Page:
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Dr. B Review: Using Technology to Help Americans During a Pandemic
What originally started in December 2020 has continued to plague the globe nearly two years later. The coronavirus infected millions of individuals during the first wave, with hundreds of thousands of fatalities. Waiting Americans were hit with a supply shortage during the initial vaccine rollout, playing into fear and uncertainty. Clinics scrambled to accommodate the influx of vaccine appointments, while individuals overwhelmed the online portals promising vaccines crashed under the increase in traffic.
When a Startup Steps Up with a Plan
Although many Americans expect large enterprises and corporations to lend a hand during emergencies, not many consider the value a startup offers, especially during a global pandemic. Thankfully, a few tried to defeat the odd, showing that the size of a company doesn’t dictate the ability to connect with a community. Dr. B originated in January 2021, when Massoumi found pharmacies and clinics were discarding large quantities of the covid vaccines due to availability and booking errors. Despite the grave supply shortage, it seemed pharmacies and clinics couldn’t find bodies to fill the cancelations and no-show appointments. With millions of individuals struggling to find a vaccine, throwing away expired vaccines seemed wasteful.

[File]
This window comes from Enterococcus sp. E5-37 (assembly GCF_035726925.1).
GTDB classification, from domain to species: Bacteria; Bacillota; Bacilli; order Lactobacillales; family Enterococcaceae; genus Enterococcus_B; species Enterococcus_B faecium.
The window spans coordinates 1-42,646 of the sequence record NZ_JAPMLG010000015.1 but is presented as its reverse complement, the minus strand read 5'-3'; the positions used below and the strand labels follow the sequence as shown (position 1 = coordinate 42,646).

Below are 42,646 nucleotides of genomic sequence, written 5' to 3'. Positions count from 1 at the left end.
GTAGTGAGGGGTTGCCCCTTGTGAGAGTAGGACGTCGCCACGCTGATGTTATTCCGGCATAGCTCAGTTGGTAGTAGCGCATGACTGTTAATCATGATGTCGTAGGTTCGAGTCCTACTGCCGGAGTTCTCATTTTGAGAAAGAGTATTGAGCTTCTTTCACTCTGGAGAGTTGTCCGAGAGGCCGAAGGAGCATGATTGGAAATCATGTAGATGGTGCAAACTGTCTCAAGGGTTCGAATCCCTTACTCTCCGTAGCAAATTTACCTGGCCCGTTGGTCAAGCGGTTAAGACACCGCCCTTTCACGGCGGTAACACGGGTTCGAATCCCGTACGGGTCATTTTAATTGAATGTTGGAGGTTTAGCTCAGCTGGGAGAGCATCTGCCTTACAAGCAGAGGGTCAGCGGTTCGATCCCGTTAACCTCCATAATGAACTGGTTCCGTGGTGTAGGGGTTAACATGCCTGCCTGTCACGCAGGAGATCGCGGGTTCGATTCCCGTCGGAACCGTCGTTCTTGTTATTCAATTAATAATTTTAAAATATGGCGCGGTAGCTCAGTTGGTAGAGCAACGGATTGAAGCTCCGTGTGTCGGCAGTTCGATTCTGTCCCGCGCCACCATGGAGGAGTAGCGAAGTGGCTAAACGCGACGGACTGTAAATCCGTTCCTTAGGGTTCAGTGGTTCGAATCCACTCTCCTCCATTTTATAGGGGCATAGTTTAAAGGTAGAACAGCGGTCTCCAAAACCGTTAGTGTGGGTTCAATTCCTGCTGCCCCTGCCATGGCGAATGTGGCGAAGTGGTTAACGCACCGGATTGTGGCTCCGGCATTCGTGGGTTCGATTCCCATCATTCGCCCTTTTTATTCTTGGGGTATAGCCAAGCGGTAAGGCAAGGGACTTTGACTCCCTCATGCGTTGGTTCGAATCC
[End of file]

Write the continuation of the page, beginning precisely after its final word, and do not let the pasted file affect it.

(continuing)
Building Connections Traditional Health Care Missed
The sole purpose of Dr. B was working to connect clinics and health care facilities with extra vaccines to interested parties still waiting for their shot. The system operates as a standby network, where individuals could register online to receive notifications should a local facility have immediate availability. These facilities could upload their expected surplus directly to the network, with the number of doses and the expiry timeframe.
From there, Dr. B accesses the registry to pull qualified candidates from the standby list. The highest priority individuals would determine the order of contact, particularly the immunocompromised or elderly. An individual that could reach the clinic within the specified time could reserve the appointment. If an individual declined, Dr. B reached out to additional people to take the spot.
An Unprecedented Growth
Two clinics registered with Dr. B’s network at the time of launch. They registered for the platform in hopes of minimizing waste overall. The initial clinic was Brittany Marsh of Little Rock, Arkansas. The drug store owner struggled to use the vaccine supply before it expired, feeling pressured to locate individuals needing immunization. When 22-inches of snow hit the town in February, the pharmacist struggled to find available candidates.
With time, the clinic list expanded to include over 750 different facilities. These locations included pharmacies, vaccine clinics, grocery stores, and medical centers—all of which joined the fight to reduce vaccine waste. Dr. B worked to fill vacancies and cancelations behind the scenes without the clinic spending additional time and effort to fill the positions. As news of the standby list went public, interest quickly increased. As of late 2021, nearly 2.5 million people registered on the website.